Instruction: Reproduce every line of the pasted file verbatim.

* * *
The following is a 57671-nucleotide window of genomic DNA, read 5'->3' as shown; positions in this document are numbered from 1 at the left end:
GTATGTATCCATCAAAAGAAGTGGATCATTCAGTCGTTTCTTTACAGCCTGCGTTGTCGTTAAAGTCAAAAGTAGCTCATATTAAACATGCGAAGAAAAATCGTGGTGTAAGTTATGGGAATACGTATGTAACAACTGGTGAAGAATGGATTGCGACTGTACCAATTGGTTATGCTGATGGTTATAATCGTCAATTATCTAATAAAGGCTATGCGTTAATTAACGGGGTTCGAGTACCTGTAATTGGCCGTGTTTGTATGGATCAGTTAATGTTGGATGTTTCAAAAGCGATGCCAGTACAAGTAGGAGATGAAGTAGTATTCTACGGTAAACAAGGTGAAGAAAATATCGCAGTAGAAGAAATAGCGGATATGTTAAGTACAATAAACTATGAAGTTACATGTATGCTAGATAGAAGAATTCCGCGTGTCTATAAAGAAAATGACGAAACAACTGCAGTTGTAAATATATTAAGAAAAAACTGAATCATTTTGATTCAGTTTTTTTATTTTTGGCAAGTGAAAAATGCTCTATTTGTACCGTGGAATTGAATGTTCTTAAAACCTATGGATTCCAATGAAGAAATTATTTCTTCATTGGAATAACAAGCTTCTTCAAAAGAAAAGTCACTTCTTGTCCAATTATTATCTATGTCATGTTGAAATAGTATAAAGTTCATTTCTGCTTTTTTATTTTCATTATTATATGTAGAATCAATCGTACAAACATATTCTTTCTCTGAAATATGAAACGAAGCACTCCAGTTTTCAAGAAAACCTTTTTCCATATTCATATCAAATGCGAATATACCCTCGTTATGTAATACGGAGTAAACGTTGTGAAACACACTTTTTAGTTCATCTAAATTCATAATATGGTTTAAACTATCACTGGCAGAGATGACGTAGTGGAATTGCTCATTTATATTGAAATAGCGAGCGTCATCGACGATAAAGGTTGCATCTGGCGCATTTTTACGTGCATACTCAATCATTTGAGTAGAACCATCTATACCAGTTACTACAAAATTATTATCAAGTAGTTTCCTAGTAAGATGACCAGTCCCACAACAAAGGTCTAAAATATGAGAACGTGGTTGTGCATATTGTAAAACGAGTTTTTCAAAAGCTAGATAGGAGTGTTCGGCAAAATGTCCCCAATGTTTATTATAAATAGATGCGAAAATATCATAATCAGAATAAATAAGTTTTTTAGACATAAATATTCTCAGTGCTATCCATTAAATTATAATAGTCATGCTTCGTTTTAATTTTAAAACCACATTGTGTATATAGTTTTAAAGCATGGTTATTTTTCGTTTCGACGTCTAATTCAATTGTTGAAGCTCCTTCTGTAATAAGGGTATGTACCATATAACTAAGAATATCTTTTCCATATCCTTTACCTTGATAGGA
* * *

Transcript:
The following is a 57671-nucleotide window of genomic DNA, read 5'->3' as shown; positions in this document are numbered from 1 at the left end:
GTATGTATCCATCAAAAGAAGTGGATCATTCAGTCGTTTCTTTACAGCCTGCGTTGTCGTTAAAGTCAAAAGTAGCTCATATTAAACATGCGAAGAAAAATCGTGGTGTAAGTTATGGGAATACGTATGTAACAACTGGTGAAGAATGGATTGCGACTGTACCAATTGGTTATGCTGATGGTTATAATCGTCAATTATCTAATAAAGGCTATGCGTTAATTAACGGGGTTCGAGTACCTGTAATTGGCCGTGTTTGTATGGATCAGTTAATGTTGGATGTTTCAAAAGCGATGCCAGTACAAGTAGGAGATGAAGTAGTATTCTACGGTAAACAAGGTGAAGAAAATATCGCAGTAGAAGAAATAGCGGATATGTTAAGTACAATAAACTATGAAGTTACATGTATGCTAGATAGAAGAATTCCGCGTGTCTATAAAGAAAATGACGAAACAACTGCAGTTGTAAATATATTAAGAAAAAACTGAATCATTTTGATTCAGTTTTTTTATTTTTGGCAAGTGAAAAATGCTCTATTTGTACCGTGGAATTGAATGTTCTTAAAACCTATGGATTCCAATGAAGAAATTATTTCTTCATTGGAATAACAAGCTTCTTCAAAAGAAAAGTCACTTCTTGTCCAATTATTATCTATGTCATGTTGAAATAGTATAAAGTTCATTTCTGCTTTTTTATTTTCATTATTATATGTAGAATCAATCGTACAAACATATTCTTTCTCTGAAATATGAAACGAAGCACTCCAGTTTTCAAGAAAACCTTTTTCCATATTCATATCAAATGCGAATATACCCTCGTTATGTAATACGGAGTAAACGTTGTGAAACACACTTTTTAGTTCATCTAAATTCATAATATGGTTTAAACTATCACTGGCAGAGATGACGTAGTGGAATTGCTCATTTATATTGAAATAGCGAGCGTCATCGACGATAAAGGTTGCATCTGGCGCATTTTTACGTGCATACTCAATCATTTGAGTAGAACCATCTATACCAGTTACTACAAAATTATTATCAAGTAGTTTCCTAGTAAGATGACCAGTCCCACAACAAAGGTCTAAAATATGAGAACGTGGTTGTGCATATTGTAAAACGAGTTTTTCAAAAGCTAGATAGGAGTGTTCGGCAAAATGTCCCCAATGTTTATTATAAATAGATGCGAAAATATCATAATCAGAATAAATAAGTTTTTTAGACATAAATATTCTCAGTGCTATCCATTAAATTATAATAGTCATGCTTCGTTTTAATTTTAAAACCACATTGTGTATATAGTTTTAAAGCATGGTTATTTTTCGTTTCGACGTCTAATTCAATTGTTGAAGCTCCTTCTGTAATAAGGGTATGTACCATATAACTAAGAATATCTTTTCCATATCCTTTACCTTGATAGGA